National physical activity recommendations for older Australians: Discussion Document

1. Introduction

The National Ageing Research Institute was commissioned by The Department of Health and Ageing to review the evidence and develop physical activity recommendations for older people.

Page last updated: 01 February 2011

The older generation is the fastest growing population group (Clare and Tulpul 1994), making older people’s health an increasingly important public health issue. Medical problems occur more frequently with age (Cartwright 1988) and older people are also more prone to adverse effects from medication (Fiatarone Singh 2002). The attendant health care consumption is far in excess of that of other age groups (Clare and Tulpul 1994). It is well established that physically active lifestyles benefit people across the lifespan. Older people can gain health and social benefits from being physically active (Bauman 2004). There are many health benefits associated with increased levels of physical activity: lower incidence of hypertension, heart disease, osteoporosis, degenerative arthritis, colonic cancer and diabetes mellitus, improved mood and memory function, and a better and maintained social network (Pate, Pratt et al. 1995; Mazzeo and Tanaka 2001). In older people, physical activity may also offer a useful alternative to drug management or reduce the need for medication, limiting the problems associated with polypharmacy.

Preventive practice can improve health status and prolong active life expectancy. There is scope for greater targeting of health promotion activities towards older people (Fries, Green et al. 1989; Mahler 1989; Foss, Dickinson et al. 1996). Given the greater absolute risk of ill health in older people, intervening with this population group is vital. It is timely to integrate the growing research and clinical evidence on how ‘positive ageing’ strategies such as physical activity can be supported and implemented broadly to improve older people’s health and well-being. A health promotion approach towards physical activity by health care providers, the individual and the community can usefully be assisted by recommendations specifically tailored for older people.

This discussion document supports a range of associated national policies and strategies, including the National Strategy for an Ageing Australia, the Public Health Action Plan for an Ageing Australia, the Commonwealth, States and Territory Strategy for Healthy Ageing, the Be Active Australia: A Health Sector Framework for Action 2005-2010 and clinical practice guidelines for the management of overweight and obesity. The discussion paper describes and critically analyses existing international and Australian physical activity guidelines/recommendations for older people. The evidence regarding physical activity formats and modalities (e.g. intensity, duration, type) and their relationship to health benefits particularly relevant to older people, such as functional independence and mobility, are reviewed.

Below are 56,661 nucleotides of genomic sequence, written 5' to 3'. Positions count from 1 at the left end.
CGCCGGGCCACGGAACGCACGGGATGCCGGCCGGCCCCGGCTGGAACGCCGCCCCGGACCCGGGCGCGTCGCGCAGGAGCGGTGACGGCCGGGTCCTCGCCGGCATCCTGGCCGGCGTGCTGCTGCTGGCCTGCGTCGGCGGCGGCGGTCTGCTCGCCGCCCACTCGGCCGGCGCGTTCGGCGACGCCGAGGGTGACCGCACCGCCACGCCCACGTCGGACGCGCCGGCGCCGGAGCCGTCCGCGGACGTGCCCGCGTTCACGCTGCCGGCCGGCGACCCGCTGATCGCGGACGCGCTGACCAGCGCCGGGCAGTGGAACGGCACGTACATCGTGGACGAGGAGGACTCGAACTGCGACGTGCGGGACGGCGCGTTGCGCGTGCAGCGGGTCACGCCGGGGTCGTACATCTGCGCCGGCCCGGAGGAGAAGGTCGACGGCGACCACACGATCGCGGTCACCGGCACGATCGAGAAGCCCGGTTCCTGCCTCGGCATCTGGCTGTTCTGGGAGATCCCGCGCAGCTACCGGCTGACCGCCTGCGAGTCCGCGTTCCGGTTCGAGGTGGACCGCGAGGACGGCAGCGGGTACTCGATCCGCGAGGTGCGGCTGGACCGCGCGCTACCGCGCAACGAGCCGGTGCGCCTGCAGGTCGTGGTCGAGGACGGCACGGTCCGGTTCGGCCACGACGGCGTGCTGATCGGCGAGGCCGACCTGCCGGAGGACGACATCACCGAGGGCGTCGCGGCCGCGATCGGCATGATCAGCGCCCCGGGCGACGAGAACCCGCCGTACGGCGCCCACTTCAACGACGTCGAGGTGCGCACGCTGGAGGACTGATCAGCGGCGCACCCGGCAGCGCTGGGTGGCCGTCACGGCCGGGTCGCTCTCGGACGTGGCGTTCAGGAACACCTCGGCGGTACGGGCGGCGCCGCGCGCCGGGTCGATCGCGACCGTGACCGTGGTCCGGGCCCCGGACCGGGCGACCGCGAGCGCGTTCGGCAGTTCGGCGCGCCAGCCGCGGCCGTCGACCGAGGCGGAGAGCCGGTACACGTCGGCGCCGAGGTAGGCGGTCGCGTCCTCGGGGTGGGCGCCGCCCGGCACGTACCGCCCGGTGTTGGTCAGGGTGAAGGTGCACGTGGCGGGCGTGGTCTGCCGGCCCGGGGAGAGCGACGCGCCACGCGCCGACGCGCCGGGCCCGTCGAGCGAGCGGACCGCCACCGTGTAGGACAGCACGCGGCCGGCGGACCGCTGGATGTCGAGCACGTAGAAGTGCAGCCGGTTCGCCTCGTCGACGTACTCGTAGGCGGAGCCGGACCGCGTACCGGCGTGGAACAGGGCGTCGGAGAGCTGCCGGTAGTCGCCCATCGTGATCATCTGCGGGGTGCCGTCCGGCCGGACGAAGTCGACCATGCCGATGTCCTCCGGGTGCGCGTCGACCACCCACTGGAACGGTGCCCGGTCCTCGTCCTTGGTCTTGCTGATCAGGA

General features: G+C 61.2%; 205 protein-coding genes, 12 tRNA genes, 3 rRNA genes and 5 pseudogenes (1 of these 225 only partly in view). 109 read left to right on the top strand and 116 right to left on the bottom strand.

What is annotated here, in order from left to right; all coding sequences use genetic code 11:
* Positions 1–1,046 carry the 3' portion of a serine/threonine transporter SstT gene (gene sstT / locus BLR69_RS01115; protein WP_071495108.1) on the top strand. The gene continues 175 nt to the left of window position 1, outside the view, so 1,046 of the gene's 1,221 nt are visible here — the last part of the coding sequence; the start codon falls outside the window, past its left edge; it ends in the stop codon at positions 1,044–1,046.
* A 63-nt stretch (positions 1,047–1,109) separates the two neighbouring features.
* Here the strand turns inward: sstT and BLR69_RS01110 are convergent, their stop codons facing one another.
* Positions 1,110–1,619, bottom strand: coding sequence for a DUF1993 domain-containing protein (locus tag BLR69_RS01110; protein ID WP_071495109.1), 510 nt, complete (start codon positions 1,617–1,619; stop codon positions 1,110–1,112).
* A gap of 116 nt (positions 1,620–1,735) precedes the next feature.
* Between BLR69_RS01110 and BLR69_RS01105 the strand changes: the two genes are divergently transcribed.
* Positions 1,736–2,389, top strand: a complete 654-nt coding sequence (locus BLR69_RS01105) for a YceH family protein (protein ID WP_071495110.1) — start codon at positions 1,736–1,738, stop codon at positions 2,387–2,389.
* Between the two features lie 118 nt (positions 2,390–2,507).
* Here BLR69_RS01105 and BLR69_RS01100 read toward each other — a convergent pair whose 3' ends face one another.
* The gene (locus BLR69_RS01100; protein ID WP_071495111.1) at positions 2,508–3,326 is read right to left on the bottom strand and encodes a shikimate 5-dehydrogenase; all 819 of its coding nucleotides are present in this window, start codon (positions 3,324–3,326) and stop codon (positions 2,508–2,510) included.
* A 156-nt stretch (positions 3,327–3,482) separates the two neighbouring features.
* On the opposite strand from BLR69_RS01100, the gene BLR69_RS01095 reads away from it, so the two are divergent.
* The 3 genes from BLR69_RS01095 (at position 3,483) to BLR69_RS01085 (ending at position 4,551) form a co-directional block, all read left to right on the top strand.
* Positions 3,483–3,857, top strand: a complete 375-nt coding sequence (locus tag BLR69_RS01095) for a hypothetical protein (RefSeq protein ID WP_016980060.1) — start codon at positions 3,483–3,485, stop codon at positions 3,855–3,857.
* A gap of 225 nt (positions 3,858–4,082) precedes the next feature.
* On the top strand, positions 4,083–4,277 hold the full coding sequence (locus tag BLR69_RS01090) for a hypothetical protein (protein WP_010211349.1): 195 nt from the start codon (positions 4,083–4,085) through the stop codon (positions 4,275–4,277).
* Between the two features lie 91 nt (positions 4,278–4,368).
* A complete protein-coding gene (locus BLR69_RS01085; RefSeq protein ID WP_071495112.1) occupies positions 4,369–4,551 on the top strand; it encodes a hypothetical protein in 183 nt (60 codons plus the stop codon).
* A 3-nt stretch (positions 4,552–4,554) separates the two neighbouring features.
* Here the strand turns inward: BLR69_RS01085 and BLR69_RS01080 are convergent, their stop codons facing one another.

The development of the discussion document and the resulting recommendations were guided by the National Institutes of Health (NIH) Consensus Statement’s definition of physical activity (given on page 7 above) and by Li and colleagues (2005) heuristic multilevel model of influences on physical activity (Figure 5.1). Chapter 2 outlines the methods used to produce the discussion document and the draft recommendations. Chapter 3 describes the physical activity patterns of older Australians and compares prevalence rates across time and nations. Chapter 4 briefly reviews the consequences of a sedentary lifestyle and summarises the health benefits ascribed to physical activity with regard to the National Health Priority Areas. It then discusses the risks associated with physical activity in older people. Chapter 5 considers the determinants of physical activity behaviour in older people from an individual, societal and structural perspective. Chapter 6 gives an overview of instruments used to measure physical activity in older people. Chapter 7 describes and critiques the existing national and international physical activity guidelines. Chapter 8 discusses the evidence for different types and amounts of physical activity in older people. Chapter 9 reviews the evidence for using physical activity in the primary, secondary and tertiary prevention of health conditions represented by the National Health Priority Areas. The literature relating to frail older people, Indigenous Australians and people from culturally and linguistically diverse backgrounds is discussed. Chapter 10 contains the draft recommendations and outlines their purpose. In brief, the target audience for the recommendations is older Australians. Chapter 11 considers the planning and policy implications of the recommendations. Areas for future research and directions for progressing the development of the recommendations are outlined.
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